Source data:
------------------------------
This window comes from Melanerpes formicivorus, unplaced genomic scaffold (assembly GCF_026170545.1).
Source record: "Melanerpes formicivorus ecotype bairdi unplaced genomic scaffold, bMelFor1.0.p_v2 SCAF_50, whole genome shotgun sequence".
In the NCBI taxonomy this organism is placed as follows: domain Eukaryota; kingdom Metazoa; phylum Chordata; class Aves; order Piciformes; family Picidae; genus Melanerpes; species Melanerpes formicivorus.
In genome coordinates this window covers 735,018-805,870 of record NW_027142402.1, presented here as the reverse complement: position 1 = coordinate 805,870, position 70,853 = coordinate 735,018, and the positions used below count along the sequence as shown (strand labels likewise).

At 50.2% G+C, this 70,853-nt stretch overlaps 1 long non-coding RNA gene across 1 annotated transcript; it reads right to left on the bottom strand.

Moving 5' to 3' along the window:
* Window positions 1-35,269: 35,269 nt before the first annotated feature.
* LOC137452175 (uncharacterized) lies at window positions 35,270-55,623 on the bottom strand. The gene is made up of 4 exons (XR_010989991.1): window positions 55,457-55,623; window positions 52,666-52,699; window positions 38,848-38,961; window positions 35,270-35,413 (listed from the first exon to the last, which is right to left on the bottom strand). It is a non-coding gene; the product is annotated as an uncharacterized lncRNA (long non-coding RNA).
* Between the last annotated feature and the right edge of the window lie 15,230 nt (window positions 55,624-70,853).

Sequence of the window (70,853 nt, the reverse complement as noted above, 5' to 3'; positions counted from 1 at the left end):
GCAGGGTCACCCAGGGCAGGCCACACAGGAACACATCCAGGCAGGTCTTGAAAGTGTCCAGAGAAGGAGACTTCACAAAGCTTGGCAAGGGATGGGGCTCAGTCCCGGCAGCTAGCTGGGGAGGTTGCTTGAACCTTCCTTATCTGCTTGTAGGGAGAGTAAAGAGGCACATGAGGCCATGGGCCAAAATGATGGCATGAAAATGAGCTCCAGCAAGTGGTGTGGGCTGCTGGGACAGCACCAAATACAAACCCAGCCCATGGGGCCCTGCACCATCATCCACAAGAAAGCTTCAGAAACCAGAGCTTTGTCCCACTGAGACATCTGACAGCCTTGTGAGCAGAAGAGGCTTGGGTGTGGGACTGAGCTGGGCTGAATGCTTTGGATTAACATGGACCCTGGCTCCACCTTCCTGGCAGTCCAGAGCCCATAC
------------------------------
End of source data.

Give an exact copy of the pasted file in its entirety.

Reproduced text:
This window comes from Melanerpes formicivorus, unplaced genomic scaffold (assembly GCF_026170545.1).
Source record: "Melanerpes formicivorus ecotype bairdi unplaced genomic scaffold, bMelFor1.0.p_v2 SCAF_50, whole genome shotgun sequence".
In the NCBI taxonomy this organism is placed as follows: domain Eukaryota; kingdom Metazoa; phylum Chordata; class Aves; order Piciformes; family Picidae; genus Melanerpes; species Melanerpes formicivorus.
In genome coordinates this window covers 735,018-805,870 of record NW_027142402.1, presented here as the reverse complement: position 1 = coordinate 805,870, position 70,853 = coordinate 735,018, and the positions used below count along the sequence as shown (strand labels likewise).

At 50.2% G+C, this 70,853-nt stretch overlaps 1 long non-coding RNA gene across 1 annotated transcript; it reads right to left on the bottom strand.

Moving 5' to 3' along the window:
* Window positions 1-35,269: 35,269 nt before the first annotated feature.
* LOC137452175 (uncharacterized) lies at window positions 35,270-55,623 on the bottom strand. The gene is made up of 4 exons (XR_010989991.1): window positions 55,457-55,623; window positions 52,666-52,699; window positions 38,848-38,961; window positions 35,270-35,413 (listed from the first exon to the last, which is right to left on the bottom strand). It is a non-coding gene; the product is annotated as an uncharacterized lncRNA (long non-coding RNA).
* Between the last annotated feature and the right edge of the window lie 15,230 nt (window positions 55,624-70,853).

Sequence of the window (70,853 nt, the reverse complement as noted above, 5' to 3'; positions counted from 1 at the left end):
GCAGGGTCACCCAGGGCAGGCCACACAGGAACACATCCAGGCAGGTCTTGAAAGTGTCCAGAGAAGGAGACTTCACAAAGCTTGGCAAGGGATGGGGCTCAGTCCCGGCAGCTAGCTGGGGAGGTTGCTTGAACCTTCCTTATCTGCTTGTAGGGAGAGTAAAGAGGCACATGAGGCCATGGGCCAAAATGATGGCATGAAAATGAGCTCCAGCAAGTGGTGTGGGCTGCTGGGACAGCACCAAATACAAACCCAGCCCATGGGGCCCTGCACCATCATCCACAAGAAAGCTTCAGAAACCAGAGCTTTGTCCCACTGAGACATCTGACAGCCTTGTGAGCAGAAGAGGCTTGGGTGTGGGACTGAGCTGGGCTGAATGCTTTGGATTAACATGGACCCTGGCTCCACCTTCCTGGCAGTCCAGAGCCCATAC